“My hips are so tight.” That’s probably the biggest complaint I hear from people in my yoga classes. Now, I’m not a magician, but I can help you get those tight hips open. Most of us move our legs in two directions, forward and backward. There is typically no lateral movement whatsoever, unless you’re a dancer, gymnast, MMA fighter, or a member of Cirque du Soleil. That’s what we need to change — we must find more ways to move the legs in such a way that keeps our hips mobile.
As a country, our hips are not doing well. According to the Centers for Disease Control, “Each year, more than 300,000 people 65 and older are hospitalized for hip fractures and more than 95 percent of hip fractures are caused by falling. As the U.S. population gets older, the number of hip fractures is likely to go up.” Although there is not a direct connection between immobile hips and an increased risk of hip fracture, immobility in the hips can contribute to an increased risk of falling as you age, and hip fracture is one of the most serious fall injuries.
How can we change this? You guessed it — yoga. At least, that’s my favorite way. I’ll take that over a hip replacement any day. Your hip joint, like your shoulder joint is a ball-and-socket joint. That means you have a much greater range of motion in your hips than you do in, say, your elbows or knees, which are hinge joints. If you don’t regularly exercise your hips through their full ranges of motion, however, you can gradually lose mobility in them, increasing your risk of falling and and possibly fracturing them. It’s not a road any of us want to go down.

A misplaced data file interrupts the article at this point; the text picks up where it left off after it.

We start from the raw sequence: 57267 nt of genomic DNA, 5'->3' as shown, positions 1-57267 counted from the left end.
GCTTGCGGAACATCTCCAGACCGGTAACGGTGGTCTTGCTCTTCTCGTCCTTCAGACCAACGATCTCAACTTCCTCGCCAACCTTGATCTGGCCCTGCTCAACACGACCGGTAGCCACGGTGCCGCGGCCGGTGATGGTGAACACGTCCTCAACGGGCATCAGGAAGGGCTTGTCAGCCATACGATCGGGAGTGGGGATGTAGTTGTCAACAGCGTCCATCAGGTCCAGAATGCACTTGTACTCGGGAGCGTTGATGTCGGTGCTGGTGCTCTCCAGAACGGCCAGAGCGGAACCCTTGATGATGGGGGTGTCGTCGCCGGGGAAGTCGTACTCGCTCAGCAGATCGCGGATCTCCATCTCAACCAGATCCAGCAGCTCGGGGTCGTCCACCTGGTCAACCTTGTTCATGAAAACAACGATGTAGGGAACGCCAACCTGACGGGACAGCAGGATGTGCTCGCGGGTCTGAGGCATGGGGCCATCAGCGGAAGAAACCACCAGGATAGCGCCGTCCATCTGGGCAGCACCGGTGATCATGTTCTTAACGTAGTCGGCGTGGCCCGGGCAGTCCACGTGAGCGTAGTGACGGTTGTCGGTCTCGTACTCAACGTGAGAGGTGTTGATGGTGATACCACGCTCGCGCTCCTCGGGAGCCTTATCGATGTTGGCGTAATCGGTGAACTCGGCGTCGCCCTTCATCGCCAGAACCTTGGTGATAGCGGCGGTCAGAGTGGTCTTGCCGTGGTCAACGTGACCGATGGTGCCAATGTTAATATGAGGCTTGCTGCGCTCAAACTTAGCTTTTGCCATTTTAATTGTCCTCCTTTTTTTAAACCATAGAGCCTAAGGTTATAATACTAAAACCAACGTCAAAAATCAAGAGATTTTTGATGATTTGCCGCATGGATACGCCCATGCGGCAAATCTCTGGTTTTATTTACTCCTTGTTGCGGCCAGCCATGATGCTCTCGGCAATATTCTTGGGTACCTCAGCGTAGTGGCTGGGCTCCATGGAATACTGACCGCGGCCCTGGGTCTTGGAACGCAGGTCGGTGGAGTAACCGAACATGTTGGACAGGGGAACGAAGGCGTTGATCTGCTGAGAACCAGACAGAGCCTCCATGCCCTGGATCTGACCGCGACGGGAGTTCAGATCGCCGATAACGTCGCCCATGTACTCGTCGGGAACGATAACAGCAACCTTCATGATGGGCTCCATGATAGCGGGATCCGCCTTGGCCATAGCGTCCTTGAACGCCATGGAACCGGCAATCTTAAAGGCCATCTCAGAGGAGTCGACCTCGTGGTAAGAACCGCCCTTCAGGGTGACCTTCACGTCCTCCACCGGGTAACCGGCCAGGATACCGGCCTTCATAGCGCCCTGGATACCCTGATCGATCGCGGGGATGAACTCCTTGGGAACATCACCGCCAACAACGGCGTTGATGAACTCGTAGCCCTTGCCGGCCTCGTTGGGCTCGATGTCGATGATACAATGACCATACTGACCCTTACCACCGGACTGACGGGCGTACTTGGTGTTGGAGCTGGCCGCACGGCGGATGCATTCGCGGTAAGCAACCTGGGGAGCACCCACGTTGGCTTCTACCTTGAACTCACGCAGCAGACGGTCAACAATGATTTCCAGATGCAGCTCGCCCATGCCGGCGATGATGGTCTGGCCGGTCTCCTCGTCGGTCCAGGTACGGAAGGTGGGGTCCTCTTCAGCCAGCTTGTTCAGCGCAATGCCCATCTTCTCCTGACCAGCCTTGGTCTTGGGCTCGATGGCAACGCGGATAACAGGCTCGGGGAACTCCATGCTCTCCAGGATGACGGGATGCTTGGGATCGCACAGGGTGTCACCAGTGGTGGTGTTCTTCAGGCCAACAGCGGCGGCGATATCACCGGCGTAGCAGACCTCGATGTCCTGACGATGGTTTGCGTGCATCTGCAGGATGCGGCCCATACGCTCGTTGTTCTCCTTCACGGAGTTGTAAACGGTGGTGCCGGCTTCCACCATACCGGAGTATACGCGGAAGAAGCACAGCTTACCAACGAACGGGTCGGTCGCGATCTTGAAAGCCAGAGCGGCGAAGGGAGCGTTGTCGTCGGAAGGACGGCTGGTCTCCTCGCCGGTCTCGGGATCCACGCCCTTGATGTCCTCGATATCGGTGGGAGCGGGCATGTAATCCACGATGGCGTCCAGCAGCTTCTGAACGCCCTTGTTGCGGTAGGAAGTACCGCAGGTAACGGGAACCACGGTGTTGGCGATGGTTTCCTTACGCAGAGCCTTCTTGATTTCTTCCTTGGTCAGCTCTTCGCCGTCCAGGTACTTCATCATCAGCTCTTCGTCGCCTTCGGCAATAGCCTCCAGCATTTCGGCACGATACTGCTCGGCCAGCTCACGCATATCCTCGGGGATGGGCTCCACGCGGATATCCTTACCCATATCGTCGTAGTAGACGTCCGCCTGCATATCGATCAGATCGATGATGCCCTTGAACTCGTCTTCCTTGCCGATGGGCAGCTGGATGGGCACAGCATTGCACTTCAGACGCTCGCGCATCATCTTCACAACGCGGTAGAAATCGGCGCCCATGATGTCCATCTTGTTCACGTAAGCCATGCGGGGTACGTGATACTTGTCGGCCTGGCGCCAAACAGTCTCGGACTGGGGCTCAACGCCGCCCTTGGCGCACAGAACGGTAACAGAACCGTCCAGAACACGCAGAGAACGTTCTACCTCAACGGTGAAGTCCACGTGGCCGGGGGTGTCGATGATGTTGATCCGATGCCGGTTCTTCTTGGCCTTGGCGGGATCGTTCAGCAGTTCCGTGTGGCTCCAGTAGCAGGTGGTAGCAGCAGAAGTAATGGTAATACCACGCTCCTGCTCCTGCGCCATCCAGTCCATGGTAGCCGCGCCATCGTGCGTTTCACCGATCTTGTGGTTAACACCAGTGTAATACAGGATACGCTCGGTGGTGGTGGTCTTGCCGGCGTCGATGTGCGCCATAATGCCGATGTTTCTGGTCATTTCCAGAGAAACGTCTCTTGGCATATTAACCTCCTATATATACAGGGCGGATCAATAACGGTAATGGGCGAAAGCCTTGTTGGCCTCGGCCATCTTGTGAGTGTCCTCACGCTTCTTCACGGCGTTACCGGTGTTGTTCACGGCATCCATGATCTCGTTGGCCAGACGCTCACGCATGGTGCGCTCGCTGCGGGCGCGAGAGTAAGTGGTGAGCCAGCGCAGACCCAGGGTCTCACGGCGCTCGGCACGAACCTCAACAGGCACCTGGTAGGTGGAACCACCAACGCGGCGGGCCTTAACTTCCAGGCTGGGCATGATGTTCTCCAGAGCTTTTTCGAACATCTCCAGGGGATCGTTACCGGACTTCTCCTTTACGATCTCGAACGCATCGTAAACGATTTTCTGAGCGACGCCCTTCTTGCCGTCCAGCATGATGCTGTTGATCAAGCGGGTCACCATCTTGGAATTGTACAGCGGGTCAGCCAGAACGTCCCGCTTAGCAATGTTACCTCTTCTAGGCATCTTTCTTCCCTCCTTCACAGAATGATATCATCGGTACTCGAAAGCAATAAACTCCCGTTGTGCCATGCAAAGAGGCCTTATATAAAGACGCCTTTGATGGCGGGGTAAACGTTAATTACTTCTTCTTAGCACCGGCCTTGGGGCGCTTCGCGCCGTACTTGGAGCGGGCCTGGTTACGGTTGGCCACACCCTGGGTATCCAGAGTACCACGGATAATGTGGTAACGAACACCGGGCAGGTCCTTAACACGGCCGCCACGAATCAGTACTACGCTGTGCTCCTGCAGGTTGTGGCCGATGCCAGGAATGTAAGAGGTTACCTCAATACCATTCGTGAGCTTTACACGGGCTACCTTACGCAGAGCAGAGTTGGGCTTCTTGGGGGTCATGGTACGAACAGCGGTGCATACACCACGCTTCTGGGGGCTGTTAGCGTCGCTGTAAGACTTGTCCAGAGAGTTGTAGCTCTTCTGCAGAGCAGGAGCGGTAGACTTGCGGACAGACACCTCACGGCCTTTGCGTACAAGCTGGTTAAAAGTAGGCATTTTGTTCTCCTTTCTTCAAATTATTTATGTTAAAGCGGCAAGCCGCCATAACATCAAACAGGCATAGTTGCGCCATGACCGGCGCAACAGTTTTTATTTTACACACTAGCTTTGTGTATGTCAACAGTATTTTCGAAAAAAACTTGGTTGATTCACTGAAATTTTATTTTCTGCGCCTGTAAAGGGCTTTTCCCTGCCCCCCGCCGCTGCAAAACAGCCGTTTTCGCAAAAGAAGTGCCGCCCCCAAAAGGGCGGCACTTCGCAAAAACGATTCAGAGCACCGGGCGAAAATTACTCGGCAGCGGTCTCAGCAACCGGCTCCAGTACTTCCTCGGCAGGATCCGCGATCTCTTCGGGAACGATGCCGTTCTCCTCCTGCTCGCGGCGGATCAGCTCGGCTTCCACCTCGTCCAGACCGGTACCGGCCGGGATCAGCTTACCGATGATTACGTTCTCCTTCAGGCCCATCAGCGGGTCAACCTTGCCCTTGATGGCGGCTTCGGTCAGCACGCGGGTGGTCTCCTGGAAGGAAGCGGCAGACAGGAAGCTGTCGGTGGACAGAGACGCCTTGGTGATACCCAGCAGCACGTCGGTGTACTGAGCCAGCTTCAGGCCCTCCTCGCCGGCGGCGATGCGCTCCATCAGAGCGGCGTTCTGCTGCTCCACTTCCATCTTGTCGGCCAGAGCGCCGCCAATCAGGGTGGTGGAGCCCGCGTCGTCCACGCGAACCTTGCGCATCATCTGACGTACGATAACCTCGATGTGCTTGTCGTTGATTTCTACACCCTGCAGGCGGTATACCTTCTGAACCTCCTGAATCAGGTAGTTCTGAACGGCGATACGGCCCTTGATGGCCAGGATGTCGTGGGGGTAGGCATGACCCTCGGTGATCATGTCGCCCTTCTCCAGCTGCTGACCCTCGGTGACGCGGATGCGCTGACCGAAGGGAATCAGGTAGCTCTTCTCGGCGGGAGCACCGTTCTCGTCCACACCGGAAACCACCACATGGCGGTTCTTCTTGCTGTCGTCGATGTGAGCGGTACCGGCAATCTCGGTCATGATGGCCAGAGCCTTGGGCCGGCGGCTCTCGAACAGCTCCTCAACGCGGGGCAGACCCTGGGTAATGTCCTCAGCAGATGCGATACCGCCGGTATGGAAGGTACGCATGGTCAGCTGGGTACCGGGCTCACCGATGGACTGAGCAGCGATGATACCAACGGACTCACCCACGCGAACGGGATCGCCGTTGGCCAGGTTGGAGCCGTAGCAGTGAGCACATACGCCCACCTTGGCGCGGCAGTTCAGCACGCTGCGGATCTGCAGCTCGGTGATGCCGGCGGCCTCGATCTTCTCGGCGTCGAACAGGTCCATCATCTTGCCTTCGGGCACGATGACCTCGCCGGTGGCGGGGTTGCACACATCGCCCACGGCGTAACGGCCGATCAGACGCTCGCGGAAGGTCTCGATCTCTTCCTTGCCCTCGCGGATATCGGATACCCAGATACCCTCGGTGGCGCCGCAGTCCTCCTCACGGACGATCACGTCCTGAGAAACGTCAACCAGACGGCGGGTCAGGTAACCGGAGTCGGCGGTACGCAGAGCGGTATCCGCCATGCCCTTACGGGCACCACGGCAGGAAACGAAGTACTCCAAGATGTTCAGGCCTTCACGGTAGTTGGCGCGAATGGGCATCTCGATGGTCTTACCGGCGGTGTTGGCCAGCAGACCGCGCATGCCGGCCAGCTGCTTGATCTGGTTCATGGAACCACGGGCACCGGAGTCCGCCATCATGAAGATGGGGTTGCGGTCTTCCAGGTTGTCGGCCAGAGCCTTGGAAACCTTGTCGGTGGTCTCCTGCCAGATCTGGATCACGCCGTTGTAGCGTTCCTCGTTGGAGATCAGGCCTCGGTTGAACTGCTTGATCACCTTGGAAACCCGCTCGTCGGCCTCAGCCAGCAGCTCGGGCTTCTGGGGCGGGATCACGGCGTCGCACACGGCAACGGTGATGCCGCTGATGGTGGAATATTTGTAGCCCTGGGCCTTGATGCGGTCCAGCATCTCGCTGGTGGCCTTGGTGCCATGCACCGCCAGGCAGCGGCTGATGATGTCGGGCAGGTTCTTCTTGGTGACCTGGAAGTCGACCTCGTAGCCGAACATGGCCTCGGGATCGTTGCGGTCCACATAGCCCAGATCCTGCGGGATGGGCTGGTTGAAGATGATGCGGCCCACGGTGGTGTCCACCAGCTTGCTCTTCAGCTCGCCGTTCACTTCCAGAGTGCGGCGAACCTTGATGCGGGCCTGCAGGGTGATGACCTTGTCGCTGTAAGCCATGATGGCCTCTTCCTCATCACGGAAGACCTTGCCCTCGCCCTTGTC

Here’s my recommendation: practice these five yoga poses three to five times a week and your hips will likely be healthy enough to keep you dancing into your golden years. Remember, hips tend to be one of the tighter joints in the body, so move slowly into these poses, pay attention to how they feel, and ease up if the stretch becomes too intense. Yoga is not about how hard you can push yourself—it’s about loosening up connective tissue and relaxing your body.
1. Butterfly Pose
One of the simplest poses in yoga, butterfly pose addresses one of the tightest areas of the body: the groin. Ugh, I know, many of us are tight in the inner thighs. This pose is simple yet powerful. Make sure you give this one time.
Sit on your mat with your knees bent and the bottoms of your feet together in front of you. Your legs will form a diamond. For a deep stretch, bring your feet close to your body and lean forward while pressing your elbows against your inner thighs. For an easier stretch, keep your feet a bit further away from you, hold onto your ankles and gently lean forward.
2. Easy Pose with Forward Fold
From butterfly pose, you can make an simple transition to easy pose. Cross your legs bringing your ankles just below your knees (as best as you can), fold forward and bring your hands faced down on the mat in front of you. You may feel a stretch in your outer hips, inner hips, and sometimes in both areas. Hold the forward fold position for one to three minutes, and then sit back up. Switch legs positions (e.g., if you had your left leg crossed over your right, now cross your right over your left) and repeat.